science environment

Judge Rules In Favor Of Vancouver Port On Oil Terminal Lease

By Conrad Wilson (OPB)
Vancouver, Washington July 24, 2015 6:09 p.m.

Clark County Judge David Gregerson ruled Friday that port leaders in Vancouver, Washington didn’t violate state laws in 2013 when they negotiated a lease for an oil terminal.

The lease between Tesoro-Savage companies and the port remains in place. If built, the terminal project could ship 360,000 barrels of oil daily from the port to refineries along the West Coast.


“It’s not lost on the court that this is a very significant decision for the community in many, many regards,” Gregerson said when issuing his ruling from the bench.

The plaintiffs had alleged that the Port of Vancouver violated state public meeting laws when negotiating a lease for the oil terminal.

But Gregerson only ruled on five of the seven executive sessions challenged by the plaintiffs — Columbia Riverkeeper, the Sierra Club and the Northwest Environmental Defense Center.

Under Washington law, a public body can meet in executive session to consider the minimum price that real estate can be offered for sale or lease.

The plaintiffs in the case argued for a narrow definition of what leads to a minimum price. But the Port of Vancouver said there are a wider variety of factors that need to be considered.


In the end, the judge sided with the port in the five executive sessions he ruled on.

“There is understood to be a necessary degrees of latitude on the part of the port to be able to discuss in executive session many things, which go into the price of a particular transaction,” Gregerson said.

Lawson Fite, a lawyer at the Portland law firm Markowitz Herbold, represented the Port of Vancouver in the case.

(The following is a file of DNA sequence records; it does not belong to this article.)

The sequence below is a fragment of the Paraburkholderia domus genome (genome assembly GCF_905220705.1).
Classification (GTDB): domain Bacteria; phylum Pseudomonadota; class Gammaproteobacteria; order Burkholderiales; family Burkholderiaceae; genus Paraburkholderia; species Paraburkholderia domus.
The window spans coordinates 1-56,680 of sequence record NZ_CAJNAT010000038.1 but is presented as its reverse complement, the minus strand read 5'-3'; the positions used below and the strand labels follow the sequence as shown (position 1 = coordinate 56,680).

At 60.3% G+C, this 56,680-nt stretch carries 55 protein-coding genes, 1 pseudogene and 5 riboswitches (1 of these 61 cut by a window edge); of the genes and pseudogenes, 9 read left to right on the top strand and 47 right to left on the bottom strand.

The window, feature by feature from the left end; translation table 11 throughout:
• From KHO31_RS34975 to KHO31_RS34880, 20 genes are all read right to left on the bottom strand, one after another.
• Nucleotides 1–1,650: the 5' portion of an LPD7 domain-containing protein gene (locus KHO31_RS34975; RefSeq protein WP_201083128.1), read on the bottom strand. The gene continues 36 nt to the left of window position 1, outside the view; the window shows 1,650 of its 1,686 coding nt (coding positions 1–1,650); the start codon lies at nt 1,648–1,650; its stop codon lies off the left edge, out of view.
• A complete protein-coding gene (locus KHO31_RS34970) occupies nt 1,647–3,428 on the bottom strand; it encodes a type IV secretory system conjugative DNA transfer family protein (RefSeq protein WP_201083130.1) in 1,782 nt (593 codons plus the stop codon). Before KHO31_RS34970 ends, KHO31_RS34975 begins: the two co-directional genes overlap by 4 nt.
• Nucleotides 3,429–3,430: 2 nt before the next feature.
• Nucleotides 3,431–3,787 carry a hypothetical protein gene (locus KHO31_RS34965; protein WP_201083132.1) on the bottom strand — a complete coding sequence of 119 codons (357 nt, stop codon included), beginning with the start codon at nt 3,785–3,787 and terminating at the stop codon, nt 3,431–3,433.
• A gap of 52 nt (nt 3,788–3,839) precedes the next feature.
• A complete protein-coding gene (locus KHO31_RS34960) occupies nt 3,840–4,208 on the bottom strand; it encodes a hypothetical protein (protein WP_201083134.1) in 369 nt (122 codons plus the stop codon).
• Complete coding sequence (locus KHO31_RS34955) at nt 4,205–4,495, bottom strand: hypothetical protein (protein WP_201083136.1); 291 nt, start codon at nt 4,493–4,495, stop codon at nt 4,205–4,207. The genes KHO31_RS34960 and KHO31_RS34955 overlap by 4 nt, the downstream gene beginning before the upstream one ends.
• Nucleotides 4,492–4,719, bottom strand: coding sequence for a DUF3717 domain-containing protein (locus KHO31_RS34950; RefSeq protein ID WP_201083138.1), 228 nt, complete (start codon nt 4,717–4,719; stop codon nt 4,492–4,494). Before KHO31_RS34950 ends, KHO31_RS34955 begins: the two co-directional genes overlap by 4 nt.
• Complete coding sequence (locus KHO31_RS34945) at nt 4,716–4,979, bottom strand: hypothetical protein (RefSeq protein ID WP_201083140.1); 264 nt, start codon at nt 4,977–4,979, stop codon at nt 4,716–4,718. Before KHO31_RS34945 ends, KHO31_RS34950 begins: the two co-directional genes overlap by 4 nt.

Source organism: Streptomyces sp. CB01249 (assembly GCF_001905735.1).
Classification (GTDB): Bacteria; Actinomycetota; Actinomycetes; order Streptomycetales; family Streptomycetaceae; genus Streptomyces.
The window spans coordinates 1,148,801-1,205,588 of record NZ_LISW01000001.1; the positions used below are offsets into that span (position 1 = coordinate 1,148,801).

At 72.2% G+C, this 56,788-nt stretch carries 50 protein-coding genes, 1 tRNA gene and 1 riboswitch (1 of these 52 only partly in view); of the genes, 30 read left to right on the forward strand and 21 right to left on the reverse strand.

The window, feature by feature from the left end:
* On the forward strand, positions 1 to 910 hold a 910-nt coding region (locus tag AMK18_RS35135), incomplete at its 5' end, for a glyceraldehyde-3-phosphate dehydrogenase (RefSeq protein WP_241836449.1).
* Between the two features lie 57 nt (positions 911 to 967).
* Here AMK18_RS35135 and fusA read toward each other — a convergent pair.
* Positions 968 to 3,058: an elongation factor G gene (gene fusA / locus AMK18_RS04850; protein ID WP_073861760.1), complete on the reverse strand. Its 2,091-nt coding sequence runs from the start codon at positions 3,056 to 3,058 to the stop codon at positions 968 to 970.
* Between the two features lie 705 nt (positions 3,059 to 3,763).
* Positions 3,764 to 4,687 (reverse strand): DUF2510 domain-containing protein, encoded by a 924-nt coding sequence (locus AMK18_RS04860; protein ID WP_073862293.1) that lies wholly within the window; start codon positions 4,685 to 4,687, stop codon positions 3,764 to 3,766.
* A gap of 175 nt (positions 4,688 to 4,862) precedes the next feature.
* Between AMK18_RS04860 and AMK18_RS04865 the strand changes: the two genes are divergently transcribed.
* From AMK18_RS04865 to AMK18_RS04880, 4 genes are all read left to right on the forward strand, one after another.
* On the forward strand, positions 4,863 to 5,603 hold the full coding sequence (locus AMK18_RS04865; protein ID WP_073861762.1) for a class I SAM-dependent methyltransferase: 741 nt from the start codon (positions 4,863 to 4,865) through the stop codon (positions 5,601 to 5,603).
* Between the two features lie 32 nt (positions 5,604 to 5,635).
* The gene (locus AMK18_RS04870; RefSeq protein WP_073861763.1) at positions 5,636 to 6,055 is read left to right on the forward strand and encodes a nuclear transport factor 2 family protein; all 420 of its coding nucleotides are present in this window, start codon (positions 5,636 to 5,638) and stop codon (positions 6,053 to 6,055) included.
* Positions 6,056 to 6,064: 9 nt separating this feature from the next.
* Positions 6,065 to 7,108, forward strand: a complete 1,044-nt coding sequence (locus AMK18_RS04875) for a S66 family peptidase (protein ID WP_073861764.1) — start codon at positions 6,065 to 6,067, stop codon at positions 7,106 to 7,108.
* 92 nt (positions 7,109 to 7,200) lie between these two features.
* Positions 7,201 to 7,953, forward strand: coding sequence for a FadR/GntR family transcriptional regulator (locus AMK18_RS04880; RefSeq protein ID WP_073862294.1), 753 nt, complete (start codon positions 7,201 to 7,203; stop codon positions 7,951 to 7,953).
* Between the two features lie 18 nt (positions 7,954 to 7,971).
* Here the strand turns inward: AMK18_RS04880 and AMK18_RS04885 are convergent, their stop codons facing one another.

“What we argued and showed to the court is that the port is very careful about what goes into executive session when it’s considering a real estate deal like the one at the foundation of this dispute,” he said.

On Friday, Gregerson said he couldn’t rule on the other two sessions – April 9, 2013 and July 22, 2013 — because the facts were not clear. Those sessions could go to trial at a later date.

“The judge did not issue a ruling that resolves the case,” said Miles Johnson, an attorney with Columbia Riverkeeper. “There were still facts in dispute and those facts will be resolved at trial and we look forward to doing that.”

Since 2013, the port has faced criticism over its lease with Tesoro-Savage.

During an interview with OPB’s Think Out Loud, Port Commissioner Brian Wolfe defended the board’s use of executive sessions.

“We very much value the open public meetings act. We believe in transparency,” said Wolfe. “There are certain times when you can use the executive session if you have sensitive material, such as pricing, on a project or litigation, or personal matters. And we hold religiously to those concepts.”